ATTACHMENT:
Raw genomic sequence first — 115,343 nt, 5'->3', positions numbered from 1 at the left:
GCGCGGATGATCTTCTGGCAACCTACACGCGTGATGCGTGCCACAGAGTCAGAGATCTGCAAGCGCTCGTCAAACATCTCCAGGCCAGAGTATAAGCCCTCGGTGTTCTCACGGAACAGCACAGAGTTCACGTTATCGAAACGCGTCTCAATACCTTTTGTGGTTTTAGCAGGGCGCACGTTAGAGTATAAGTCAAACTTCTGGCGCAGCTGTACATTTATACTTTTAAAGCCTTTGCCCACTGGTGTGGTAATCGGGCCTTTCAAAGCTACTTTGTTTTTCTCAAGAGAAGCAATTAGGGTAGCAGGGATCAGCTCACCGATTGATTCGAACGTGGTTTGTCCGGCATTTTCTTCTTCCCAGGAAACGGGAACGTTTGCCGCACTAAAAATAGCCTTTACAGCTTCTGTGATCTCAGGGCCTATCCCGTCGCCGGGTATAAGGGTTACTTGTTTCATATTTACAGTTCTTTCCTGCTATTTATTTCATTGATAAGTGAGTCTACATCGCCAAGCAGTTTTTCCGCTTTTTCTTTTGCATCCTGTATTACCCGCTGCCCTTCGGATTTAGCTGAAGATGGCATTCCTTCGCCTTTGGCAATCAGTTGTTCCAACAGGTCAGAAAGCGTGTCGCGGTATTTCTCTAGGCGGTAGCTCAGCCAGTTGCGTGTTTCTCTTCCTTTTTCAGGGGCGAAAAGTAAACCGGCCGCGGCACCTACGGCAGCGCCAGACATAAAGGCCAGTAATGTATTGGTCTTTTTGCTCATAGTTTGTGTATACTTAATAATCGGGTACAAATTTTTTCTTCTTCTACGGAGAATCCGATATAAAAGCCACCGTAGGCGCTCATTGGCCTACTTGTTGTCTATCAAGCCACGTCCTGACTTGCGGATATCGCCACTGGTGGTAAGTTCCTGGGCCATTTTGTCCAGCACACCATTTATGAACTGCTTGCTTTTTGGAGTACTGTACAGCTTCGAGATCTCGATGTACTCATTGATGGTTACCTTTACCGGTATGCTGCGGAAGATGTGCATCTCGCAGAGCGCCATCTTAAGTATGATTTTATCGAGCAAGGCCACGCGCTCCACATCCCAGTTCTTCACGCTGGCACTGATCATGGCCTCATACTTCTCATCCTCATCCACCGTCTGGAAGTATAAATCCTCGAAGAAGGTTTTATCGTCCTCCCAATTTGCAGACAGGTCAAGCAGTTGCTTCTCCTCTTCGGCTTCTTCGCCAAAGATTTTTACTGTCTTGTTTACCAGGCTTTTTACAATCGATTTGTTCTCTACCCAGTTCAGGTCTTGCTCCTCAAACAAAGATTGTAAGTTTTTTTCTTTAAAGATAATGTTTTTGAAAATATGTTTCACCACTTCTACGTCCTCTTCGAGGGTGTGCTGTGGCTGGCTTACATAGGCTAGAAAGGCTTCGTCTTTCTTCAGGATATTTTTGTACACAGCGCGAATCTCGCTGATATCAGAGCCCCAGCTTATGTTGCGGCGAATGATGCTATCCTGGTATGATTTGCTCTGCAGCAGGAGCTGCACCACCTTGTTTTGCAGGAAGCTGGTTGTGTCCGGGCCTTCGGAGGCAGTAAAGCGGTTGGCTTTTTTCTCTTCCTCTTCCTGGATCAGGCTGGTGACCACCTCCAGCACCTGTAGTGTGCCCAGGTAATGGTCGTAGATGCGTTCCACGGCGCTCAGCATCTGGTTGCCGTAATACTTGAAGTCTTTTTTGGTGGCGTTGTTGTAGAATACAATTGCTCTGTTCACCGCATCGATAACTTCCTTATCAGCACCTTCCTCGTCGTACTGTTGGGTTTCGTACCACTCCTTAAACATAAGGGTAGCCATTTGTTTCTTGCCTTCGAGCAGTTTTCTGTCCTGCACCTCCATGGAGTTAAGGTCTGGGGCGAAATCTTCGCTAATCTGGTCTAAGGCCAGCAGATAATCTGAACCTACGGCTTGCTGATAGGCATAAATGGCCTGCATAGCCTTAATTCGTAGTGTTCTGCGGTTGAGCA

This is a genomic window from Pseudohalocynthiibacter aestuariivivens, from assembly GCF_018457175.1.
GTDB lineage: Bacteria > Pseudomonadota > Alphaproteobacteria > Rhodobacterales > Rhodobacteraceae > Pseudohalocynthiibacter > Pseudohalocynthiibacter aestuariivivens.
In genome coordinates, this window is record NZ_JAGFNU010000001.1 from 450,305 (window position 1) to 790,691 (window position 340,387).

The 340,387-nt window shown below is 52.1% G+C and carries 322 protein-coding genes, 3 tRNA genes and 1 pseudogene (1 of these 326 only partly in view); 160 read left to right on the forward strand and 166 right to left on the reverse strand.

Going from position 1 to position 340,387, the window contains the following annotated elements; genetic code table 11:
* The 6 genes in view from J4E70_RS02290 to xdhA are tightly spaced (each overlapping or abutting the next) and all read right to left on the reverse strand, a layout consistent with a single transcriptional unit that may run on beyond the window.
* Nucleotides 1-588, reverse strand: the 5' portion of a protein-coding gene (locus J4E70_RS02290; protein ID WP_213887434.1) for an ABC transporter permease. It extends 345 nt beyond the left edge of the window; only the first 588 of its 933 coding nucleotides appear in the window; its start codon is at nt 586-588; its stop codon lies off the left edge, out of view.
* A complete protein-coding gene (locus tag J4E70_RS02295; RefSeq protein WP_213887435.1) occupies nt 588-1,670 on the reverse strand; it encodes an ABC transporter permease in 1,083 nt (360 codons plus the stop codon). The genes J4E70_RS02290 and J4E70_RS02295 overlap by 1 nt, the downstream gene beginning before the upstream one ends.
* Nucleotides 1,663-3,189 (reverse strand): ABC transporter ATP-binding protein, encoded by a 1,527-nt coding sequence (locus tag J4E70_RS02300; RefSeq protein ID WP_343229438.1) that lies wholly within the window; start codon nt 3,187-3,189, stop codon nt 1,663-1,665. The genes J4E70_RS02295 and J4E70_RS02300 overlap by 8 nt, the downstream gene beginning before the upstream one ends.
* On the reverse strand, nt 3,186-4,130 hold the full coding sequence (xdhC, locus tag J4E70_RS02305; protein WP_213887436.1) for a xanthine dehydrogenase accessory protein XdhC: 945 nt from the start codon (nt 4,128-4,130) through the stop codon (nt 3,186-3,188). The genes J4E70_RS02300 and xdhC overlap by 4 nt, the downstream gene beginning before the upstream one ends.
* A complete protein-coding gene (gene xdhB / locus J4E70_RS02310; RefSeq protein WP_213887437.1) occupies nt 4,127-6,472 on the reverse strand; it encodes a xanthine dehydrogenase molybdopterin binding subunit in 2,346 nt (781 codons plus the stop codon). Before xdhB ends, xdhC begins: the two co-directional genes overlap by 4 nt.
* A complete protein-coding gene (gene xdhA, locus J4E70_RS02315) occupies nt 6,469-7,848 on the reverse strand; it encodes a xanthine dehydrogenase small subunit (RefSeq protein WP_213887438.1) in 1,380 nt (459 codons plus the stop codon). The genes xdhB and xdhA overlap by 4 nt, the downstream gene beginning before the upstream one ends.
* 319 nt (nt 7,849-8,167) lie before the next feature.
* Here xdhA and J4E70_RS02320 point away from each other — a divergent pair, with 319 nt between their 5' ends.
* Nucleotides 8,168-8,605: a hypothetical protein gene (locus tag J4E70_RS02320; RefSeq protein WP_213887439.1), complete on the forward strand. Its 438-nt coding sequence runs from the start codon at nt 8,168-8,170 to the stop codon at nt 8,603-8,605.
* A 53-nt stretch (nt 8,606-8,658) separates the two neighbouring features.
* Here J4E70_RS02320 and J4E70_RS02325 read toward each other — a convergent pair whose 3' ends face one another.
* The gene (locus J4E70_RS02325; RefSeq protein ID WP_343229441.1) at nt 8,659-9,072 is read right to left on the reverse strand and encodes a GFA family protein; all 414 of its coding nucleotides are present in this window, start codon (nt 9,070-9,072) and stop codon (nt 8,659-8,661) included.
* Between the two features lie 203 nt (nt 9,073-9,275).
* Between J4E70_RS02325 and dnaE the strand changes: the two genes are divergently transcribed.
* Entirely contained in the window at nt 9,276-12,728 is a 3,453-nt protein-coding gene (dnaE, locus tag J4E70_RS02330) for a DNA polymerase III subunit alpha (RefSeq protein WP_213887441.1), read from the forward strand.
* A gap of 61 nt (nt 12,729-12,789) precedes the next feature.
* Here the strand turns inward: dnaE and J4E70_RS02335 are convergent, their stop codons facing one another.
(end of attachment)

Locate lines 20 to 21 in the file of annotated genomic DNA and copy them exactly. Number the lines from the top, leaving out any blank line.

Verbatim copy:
* The gene (locus J4E70_RS02325; RefSeq protein ID WP_343229441.1) at nt 8,659-9,072 is read right to left on the reverse strand and encodes a GFA family protein; all 414 of its coding nucleotides are present in this window, start codon (nt 9,070-9,072) and stop codon (nt 8,659-8,661) included.
* Between the two features lie 203 nt (nt 9,073-9,275).